• Kyodo


Japan’s 2004 Athens Olympic hammer throw champion Koji Murofushi on Saturday welcomed the International Association of Athletics Federations (IAAF) decision to uphold its ban of Russia’s track and field team over allegations of doping.

The move prevents Russia’s athletes from competing in track and field events at this summer’s Olympic Games in Rio de Janeiro, and Murofushi, who won the gold in Athens after Hungarian Adrian Annus was disqualified for a doping violation, insisted it was the right decision.

“From the point of view of athletes that are clean this is the right decision,” Murofushi said. “It is good that the Olympics can retain its dignity.”

IAAF president Sebastian Coe told reporters after a meeting of the IAAF Council on Friday that, “Although good progress has been made, the IAAF Council was unanimous that RusAF (Russian Athletics Federation) had not met the reinstatement conditions and that Russian athletes could not credibly return to international competition without undermining the confidence of their competitors and the public.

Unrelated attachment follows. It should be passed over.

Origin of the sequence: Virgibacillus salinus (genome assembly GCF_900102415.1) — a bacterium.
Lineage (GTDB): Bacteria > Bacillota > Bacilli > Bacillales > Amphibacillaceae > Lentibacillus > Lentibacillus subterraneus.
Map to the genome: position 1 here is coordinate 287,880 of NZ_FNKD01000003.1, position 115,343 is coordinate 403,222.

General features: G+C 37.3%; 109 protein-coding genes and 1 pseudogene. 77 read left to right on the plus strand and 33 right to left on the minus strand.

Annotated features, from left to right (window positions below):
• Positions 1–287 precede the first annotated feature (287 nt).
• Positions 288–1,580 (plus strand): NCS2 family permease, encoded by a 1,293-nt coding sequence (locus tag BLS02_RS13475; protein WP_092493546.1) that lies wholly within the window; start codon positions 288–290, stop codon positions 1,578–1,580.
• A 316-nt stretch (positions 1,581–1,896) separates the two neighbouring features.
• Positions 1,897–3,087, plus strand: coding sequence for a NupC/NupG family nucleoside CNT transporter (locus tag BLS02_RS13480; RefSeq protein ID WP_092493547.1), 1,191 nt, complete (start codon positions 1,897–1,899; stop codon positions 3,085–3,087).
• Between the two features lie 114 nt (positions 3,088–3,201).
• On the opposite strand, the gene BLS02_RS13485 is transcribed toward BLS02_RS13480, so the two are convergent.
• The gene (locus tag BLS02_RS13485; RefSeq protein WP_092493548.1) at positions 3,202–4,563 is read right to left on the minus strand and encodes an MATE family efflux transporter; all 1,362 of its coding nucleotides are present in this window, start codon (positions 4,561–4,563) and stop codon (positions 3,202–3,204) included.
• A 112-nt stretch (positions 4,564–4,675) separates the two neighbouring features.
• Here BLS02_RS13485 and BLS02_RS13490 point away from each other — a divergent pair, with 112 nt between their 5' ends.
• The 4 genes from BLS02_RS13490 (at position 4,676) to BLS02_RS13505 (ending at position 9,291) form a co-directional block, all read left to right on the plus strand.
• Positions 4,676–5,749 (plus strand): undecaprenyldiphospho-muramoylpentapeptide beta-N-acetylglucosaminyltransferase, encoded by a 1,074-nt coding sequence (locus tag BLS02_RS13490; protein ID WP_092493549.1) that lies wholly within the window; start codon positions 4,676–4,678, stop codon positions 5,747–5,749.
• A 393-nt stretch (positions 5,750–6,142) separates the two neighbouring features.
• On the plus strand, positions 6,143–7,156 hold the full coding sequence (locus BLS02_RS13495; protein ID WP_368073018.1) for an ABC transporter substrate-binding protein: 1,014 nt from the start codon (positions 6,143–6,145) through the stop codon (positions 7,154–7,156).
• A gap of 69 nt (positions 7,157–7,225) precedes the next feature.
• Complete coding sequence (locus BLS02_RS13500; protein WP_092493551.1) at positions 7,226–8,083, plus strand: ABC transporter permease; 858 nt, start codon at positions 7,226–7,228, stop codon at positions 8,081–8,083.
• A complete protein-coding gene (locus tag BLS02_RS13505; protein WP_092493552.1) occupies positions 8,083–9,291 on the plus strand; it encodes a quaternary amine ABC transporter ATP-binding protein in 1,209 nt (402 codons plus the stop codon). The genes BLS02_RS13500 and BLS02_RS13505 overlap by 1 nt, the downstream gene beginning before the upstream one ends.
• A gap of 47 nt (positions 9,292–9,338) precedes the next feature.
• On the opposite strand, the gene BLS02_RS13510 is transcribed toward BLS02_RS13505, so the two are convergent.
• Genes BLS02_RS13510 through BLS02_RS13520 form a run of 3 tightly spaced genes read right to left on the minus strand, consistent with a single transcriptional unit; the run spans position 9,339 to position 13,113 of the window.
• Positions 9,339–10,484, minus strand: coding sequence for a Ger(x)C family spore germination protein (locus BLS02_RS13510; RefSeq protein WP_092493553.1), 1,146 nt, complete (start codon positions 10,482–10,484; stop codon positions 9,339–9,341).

“As a result, RusAF has not been reinstated to membership of the IAAF at this stage,” Coe said.

The council, meanwhile, passed a rule amendment that if individual Russian athletes can clearly show they are not tainted by doping, they can apply to compete in international competitions as neutral athletes.

Hiroshi Yokogawa the head of the Japan Association of Athletics federations said, “There are still not enough anti-doping measurements in place on the Russian side. (The IAAF) had to report that the doping culture is deep-rooted.

“It is a deep-rooted problem. During the council session there was an argument that Russia has to show a deeper resolve to eradicate doping.”

Japanese Olympic Committee President Tsunekazu Takeda said, “At the same time as being a very severe punishment, I feel it also serves as a warning to worldwide athletics federations and National Olympic Committees.”

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